The Conversation Project, presented by Oregon Humanities, continues on Wednesday, January 20, with a conversation on “Borderless: Migration, Globalization, and Changing Communities.” This conversation will be presented by Lewis and Clark University Professor Elliott Young for free from 6:30-8:00  p.m. in the Library’s Oak Room.

About the conversation:

In this time of cataclysmic change in our country and our world, it is important to ask not just how to get the economy back on track, but what kind of economy we want. In 1983, Benedict Anderson wrote Imagined Communities, a book about the origins of the modern nation-state and the powerful identification with nations for which millions have fought and been willing to die. Elliott Young will lead a discussion about the ways in which local communities in the twenty-first century need to think in new ways about the relationship between migration and globalization, and their effects on Oregon communities.

About the presenter:

Elliott Young was born in New York City and has been migrating westward ever since. He has conducted research and done community development work in Cuba, Mexico, Nicaragua, Paraguay, and Ecuador. Young has been a professor of Latin American and borderlands history at Lewis & Clark College in Portland since 1997. He has directed the college’s Latin American Studies program and currently serves as chair of the history department and director of the ethnic studies program. He has published Catarino Garza’s Revolution on the Texas-Mexico Border (Duke University Press, 2004), which examines the little known story of a rebellion launched from Texas soil against the Diaz government in Mexico in 1891, and Continental Crossroads (Duke University Press, 2004), which presents a series of essays on borderlands history. Young’s new research project focuses on the Chinese diaspora in Cuba, Mexico, Canada, and the U.S. in the nineteenth and early twentieth centuries. His Conversation Project program draws on this historical research as a basis for asking questions about our current economy and the communities we would like to build. He earned his BA from Princeton University and his master’s and doctoral degrees in Latin American history from the University of Texas, Austin.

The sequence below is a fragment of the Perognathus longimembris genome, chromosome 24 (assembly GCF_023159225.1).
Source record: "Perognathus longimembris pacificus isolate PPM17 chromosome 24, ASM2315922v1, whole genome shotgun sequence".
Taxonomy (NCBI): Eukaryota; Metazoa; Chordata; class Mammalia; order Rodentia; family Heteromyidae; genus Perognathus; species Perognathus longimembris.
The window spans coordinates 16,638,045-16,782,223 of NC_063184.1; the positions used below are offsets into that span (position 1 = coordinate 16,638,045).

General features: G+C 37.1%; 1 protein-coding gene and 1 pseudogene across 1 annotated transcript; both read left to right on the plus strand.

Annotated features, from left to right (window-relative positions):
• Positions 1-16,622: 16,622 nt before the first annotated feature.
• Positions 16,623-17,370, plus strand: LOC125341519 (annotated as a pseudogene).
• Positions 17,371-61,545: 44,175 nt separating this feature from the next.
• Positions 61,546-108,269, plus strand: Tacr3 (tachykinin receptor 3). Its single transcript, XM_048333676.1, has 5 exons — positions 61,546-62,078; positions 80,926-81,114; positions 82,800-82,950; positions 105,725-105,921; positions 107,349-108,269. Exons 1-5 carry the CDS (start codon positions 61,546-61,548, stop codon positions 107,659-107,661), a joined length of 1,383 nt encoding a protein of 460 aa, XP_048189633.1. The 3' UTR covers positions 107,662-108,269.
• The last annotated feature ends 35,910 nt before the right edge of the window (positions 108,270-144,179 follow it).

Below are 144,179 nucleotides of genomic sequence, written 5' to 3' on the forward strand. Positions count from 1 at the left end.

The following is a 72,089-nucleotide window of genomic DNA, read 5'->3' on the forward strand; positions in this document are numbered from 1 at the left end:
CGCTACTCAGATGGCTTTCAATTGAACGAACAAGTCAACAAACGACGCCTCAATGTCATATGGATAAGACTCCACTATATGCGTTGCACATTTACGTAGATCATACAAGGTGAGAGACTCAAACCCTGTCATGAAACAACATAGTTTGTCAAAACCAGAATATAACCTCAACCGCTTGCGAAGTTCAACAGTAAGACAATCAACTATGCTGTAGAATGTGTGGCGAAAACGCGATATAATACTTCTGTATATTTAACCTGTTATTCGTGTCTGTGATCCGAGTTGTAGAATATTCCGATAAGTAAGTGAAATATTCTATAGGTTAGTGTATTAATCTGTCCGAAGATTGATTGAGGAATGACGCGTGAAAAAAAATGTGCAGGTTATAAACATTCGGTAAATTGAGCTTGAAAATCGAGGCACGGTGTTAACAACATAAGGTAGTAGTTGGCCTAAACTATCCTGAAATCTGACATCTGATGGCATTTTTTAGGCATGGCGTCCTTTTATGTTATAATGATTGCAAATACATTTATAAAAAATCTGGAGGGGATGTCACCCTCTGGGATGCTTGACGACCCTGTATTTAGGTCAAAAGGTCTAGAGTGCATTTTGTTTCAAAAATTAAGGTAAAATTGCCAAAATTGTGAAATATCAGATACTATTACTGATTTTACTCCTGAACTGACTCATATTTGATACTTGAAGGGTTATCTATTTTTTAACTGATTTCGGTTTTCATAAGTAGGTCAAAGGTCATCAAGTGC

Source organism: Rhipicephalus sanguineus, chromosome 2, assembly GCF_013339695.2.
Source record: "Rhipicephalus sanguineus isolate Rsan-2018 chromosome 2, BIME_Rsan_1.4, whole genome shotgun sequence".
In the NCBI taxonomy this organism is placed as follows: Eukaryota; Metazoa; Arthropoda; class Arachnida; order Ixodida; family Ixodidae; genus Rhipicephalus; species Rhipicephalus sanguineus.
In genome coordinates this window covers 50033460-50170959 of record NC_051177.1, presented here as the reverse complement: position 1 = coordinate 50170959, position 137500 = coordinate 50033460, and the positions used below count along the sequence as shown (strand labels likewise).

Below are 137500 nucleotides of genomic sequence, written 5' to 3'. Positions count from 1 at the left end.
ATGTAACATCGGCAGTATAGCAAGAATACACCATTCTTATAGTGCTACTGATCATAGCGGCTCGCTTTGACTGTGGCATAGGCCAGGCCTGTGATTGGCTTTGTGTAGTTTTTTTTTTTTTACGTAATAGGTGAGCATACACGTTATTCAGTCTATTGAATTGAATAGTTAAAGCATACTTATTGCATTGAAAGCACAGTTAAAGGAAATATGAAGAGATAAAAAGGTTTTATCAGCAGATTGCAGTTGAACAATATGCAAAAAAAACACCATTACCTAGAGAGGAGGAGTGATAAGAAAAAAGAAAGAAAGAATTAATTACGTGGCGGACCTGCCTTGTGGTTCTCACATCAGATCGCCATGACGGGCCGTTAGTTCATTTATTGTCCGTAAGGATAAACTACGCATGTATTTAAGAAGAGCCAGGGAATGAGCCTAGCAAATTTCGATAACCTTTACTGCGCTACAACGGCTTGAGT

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The Conversation Project: A New Chautauqua offers free programs that engage community members in thoughtful, challenging conversations about ideas critical to our daily lives and our state’s future. Conversations are facilitated by some of Oregon’s most respected humanities scholars.

For more information, contact John Smith at 503-570-1594.

The Conversation Project: Beyond Bars

The Conversation Project, presented by Oregon Humanities, continues on Wednesday, December 16, with a conversation on “Beyond Bars: Revisioning the Prison System.” This conversation will be presented by Portland State University Professor Walidah Imarisha for free from 6:30-8:00  p.m. in the Library’s Oak Room.

About the conversation:

What is the role that prisons serve in our country? Is it possible to envision a world where people are safe and secure and where there is accountability, but without a reliance on a prison system that may not reduce crime but, in some cases, actually cause it? Participants in this program will begin by exploring what they know about prisons. After a brief multimedia history of prisons and alternative justice systems, Walidah Imarisha, author and adjunct professor in Portland State University’s Black Studies Department, will lead a conversation about alternatives to incarceration.